On Saturday, January 30, contemporary Chinese artist Song Dong opened his latest art exhibit, Communal Courtyard, at the AGO. The exhibit is an homage to Beijing’s rural living spaces and features more than 100 vintage wardrobes linked together. Collectively, they form a series of labyrinth-like pathways, an artistic homage to domestic life in rural China.
The installation is part of Dong’s The Wisdom of the Poor series, a project that began in 2005 and focuses on low-income communities in, and around, Beijing.
At first glance, the wardrobe doors appear to be quite similar. Each appears to be crafted from the same wood, and all are the same shade of ochre. As it turns out, however, the differences amongst these wooden entranceways are based upon the scraps of history left on each one.
Bits of wallpaper, scratches, nails, and pencil sketches help form our impression of the individual who once owned this piece of furniture. Mirrors and stained glass windows are spread out amongst various pieces of furniture as well, and as viewers walk by, they’re caught off guard by sudden reflections of themselves.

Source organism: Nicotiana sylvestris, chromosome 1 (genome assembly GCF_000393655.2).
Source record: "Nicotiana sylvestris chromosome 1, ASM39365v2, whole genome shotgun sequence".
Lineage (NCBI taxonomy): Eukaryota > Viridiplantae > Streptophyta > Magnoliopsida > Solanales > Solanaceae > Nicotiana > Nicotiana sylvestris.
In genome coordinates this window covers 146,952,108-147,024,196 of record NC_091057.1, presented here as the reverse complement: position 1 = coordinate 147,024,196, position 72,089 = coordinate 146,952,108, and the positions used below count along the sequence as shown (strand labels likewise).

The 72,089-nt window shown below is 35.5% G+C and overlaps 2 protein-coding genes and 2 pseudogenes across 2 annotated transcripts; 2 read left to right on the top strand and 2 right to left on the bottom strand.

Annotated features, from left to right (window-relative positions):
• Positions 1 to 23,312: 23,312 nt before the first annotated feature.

Through the glass windows, visitors are able to see others walking through the parallel pathway. If a door is positioned close to another wardrobe, people are able to see both a glimpse of their reflection, and the silhouettes of other people walking by.
Shared living spaces were crucial to Dong’s development of Communal Courtyard. The wardrobes and wooden doors are all taken from traditional households in Beijing prior to the city’s rapid urbanization. Dong displays these household possessions in order to demonstrate his respect for both specific Chinese homes and the suburban environment as a whole.
In an interview played on screen the exhibit, the artist notes how he hopes to draw attention to Beijing’s rapid urbanization through depictions of a nation’s history. Since the Communal Courtyard is part of a larger collection, Dong notes how he strives to “incorporate the state of poor people wisdom into [his] work.” Dong shows how a community is “sharing public space,” and keeps it through an interactive installation of linked vintage wardrobes.
The overall enthusiastic mood in the gallery contributes to the visitors’ interest. As new viewers walk in, their curiosity is attracted by those who have already started exploring the Communal Courtyard.